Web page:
Moreover, just as human farmers may be plagued by weeds, so fungus-farming ants have to contend with other species of fungi that may devastate their crop. Fungal pathogens of the genus Escovopsis are specialized (never found other than in fungus gardens) and virulent: in one experiment, nine of 16 colonies of the leaf-cutter Atta colombica that were treated with heavy doses of Escovopsis spores lost their garden within 3 weeks of treatment (Currie, 2001). But the ants have another mutualistic association to help them: a filamentous actinomycete bacterium associated with the surface of the ants is dispersed to new gardens by virgin queens on their nuptial flight, and the ants may even produce chemicals that promote the actinomycete's growth. For its part, the acti-nomycete produces an antibiotic with specialized and potent inhibitory effects against Escovopsis. It even appears to protect the ants themselves from pathogens and to promote the growth of the farmed fungi (Currie, 2001). Escovopsis therefore has ranged leaf-cutting ants:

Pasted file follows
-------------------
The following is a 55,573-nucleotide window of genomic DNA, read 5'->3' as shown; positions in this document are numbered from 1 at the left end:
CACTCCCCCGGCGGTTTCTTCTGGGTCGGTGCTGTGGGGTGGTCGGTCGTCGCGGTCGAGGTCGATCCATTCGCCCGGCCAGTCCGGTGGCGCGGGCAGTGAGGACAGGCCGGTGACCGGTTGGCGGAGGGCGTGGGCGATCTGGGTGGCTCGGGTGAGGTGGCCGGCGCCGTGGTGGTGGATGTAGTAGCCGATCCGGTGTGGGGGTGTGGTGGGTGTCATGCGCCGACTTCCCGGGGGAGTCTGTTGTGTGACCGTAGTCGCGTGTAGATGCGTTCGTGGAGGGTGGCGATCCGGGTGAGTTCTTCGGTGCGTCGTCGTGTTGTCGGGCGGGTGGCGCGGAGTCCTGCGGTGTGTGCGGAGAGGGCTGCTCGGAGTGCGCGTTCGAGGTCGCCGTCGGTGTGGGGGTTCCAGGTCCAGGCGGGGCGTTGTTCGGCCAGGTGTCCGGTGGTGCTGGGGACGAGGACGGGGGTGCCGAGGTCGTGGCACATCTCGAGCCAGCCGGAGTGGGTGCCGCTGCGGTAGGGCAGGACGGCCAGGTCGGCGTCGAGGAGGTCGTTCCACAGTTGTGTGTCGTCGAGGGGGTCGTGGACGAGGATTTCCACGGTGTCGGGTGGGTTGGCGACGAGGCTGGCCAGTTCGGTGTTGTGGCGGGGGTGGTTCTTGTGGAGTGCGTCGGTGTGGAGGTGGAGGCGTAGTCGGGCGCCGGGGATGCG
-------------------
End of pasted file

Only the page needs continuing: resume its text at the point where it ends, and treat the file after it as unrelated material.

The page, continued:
remarkably polyphagous ants, farmed fungi and actinomycetes: a three-way mutualism

Figure 13.6 (a) Partially excavated nest of the leaf-cutting ant Atta vollenweideri in the Chaco of Paraguay. The above-ground spoil heap excavated by the ants extended at least 1 m below the bottom of the excavation. (b) Queen of A. cephalotes (with an attendant worker on her abdomen) on a young fungus garden in the laboratory, showing the cell-like structure of the garden with its small leaf fragments and binding fungal hyphae. (Courtesy of J. M. Cherrett.)

Figure 13.6 (a) Partially excavated nest of the leaf-cutting ant Atta vollenweideri in the Chaco of Paraguay. The above-ground spoil heap excavated by the ants extended at least 1 m below the bottom of the excavation. (b) Queen of A. cephalotes (with an attendant worker on her abdomen) on a young fungus garden in the laboratory, showing the cell-like structure of the garden with its small leaf fragments and binding fungal hyphae. (Courtesy of J. M. Cherrett.)

against it not just two two-species mutualisms but a three-species mutualism amongst ants, farmed fungi and actinomycetes.

Was this article helpful?

0 0
Lawn Care

Lawn Care

The Secret of A Great Lawn Without Needing a Professional You Can Do It And I Can Show You How! A Great Looking Lawn Doesnt Have To Cost Hundreds Of Dollars Or Require The Use Of A Professional Lawn Care Service. All You Need Is This Incredible Book!

Get My Free Ebook


Post a comment